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Should I Perform Field Sobriety Tests?

Posted by Anthony Bretz | Jan 31, 2018 | 0 Comments

Source: lisafx

People often ask this question when they meet an attorney. There is no straight forward answer to this question, but having some insight into why the Officer is requesting you to perform the tests and what he is looking for may help you to confidently answer the question yourself.

First, the Officer has asked you to perform a few Field Sobriety Tests because he already suspects that you are intoxicated. The purpose of having you perform these tests is to help the Officer gather additional evidence of intoxication for use against you in court. In other words, if you perform the tests then you are assisting the Officer in building a more solid case against you.

Secondly, the tests the Officer will instruct you to perform are designed to divide your attention among physical and mental tasks, thereby increasing the odds that you will make mistakes. Even minor mistakes can cost you.

The purpose of Field Sobriety Tests is to help the Officer build a more solid DUI case against you.

The National Highway Transportation Safety Administration (NHTSA) has approved three field sobriety tests, commonly referred to as the Standardized Field Sobriety Tests (SFST). They are: 1) the Horizontal Gaze Nystagmus test; 2) the Walk-and-Turn test; and 3) the One-Leg-Stand test.

It has been argued, and research suggests, that the SFSTs are designed for failure. A sober person could fail the Walk-and-Turn test or the One-Leg-Stand test for any number of reasons, including preexisting injuries and/or medical conditions, unfamiliarity with the tests, exhaustion, etc., or even due to the Officer's own failure in either properly instructing the suspect or the Officer's own subjective grading of the performance.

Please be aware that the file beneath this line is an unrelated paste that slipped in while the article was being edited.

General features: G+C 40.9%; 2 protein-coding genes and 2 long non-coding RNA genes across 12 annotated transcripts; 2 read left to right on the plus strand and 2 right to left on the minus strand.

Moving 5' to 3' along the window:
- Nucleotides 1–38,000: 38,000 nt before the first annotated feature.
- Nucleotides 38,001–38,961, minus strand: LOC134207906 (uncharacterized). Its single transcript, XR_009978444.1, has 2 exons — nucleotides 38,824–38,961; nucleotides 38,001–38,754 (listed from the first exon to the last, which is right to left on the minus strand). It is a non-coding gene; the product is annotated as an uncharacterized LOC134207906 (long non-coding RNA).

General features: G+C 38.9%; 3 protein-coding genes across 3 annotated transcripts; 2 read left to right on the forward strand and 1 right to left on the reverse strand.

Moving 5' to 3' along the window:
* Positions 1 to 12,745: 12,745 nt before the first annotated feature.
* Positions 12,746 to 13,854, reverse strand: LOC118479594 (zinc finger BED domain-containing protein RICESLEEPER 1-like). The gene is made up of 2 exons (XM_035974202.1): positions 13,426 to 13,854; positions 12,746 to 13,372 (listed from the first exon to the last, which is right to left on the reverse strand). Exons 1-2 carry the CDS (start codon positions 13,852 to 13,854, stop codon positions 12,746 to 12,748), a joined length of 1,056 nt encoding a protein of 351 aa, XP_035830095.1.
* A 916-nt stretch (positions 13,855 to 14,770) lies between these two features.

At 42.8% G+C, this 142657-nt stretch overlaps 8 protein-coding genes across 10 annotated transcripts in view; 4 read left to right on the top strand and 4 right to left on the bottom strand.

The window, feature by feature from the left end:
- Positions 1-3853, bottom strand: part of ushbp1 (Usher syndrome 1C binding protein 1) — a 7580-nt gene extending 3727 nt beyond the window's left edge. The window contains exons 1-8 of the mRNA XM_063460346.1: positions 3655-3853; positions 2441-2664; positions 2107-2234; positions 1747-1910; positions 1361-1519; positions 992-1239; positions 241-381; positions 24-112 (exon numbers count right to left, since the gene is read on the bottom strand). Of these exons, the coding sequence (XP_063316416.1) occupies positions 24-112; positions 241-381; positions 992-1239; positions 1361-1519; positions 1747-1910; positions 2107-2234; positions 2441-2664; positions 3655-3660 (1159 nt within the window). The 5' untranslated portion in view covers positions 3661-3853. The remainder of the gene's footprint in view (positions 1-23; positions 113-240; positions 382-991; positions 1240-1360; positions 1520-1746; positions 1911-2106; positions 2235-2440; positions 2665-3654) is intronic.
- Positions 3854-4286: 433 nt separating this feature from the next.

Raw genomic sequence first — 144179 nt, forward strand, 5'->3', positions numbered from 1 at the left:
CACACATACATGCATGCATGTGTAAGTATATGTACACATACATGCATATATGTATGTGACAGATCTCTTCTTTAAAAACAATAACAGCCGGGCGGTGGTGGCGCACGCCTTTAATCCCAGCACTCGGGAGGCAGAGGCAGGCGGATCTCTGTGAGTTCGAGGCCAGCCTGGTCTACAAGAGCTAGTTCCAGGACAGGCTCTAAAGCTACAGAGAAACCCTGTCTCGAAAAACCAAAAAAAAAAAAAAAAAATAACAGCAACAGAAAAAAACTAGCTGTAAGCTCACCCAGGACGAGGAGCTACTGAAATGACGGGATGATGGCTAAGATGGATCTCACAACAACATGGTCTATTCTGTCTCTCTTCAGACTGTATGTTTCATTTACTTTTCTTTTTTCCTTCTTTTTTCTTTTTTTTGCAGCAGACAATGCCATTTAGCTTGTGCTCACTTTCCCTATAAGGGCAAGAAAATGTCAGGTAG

Remember, you are fully within your rights to decline tests or answer any questions.

Chances are good that if an Officer has requested you to submit to field sobriety tests, then your arrest is already a foregone conclusion in the Officer's mind. Attempting to perform the tests will only provide the Officer with additional evidence to be used against you in court. Unless you are in excellent physical shape, have not been drinking and are well rested, then you may want to consider how you respond to the Officer's request.

Ultimately, it is your choice whether to perform the tests or not. Drinking and driving should be avoided at all costs, but if you find yourself being arrested for a DUI then contact an experienced DUI Defense Attorney to guide you through the process and insure that you get the best outcome in court. Our experienced DUI lawyers can assist you in fighting your charges. Contact Anthony Bretz today to set up a free consultation.

*The choice of a lawyer is an important decision and should not be based solely upon advertisements.

About the Author

Anthony Bretz

Anthony S. Bretz is an experienced and dedicated trial attorney specializing in DWI, DUI, Criminal Defense and Employment Discrimination cases. A St. Louis native, he went to McCluer North High School in Florissant where he played football and wrestled. After graduating in 2000, he attended Truman State ...

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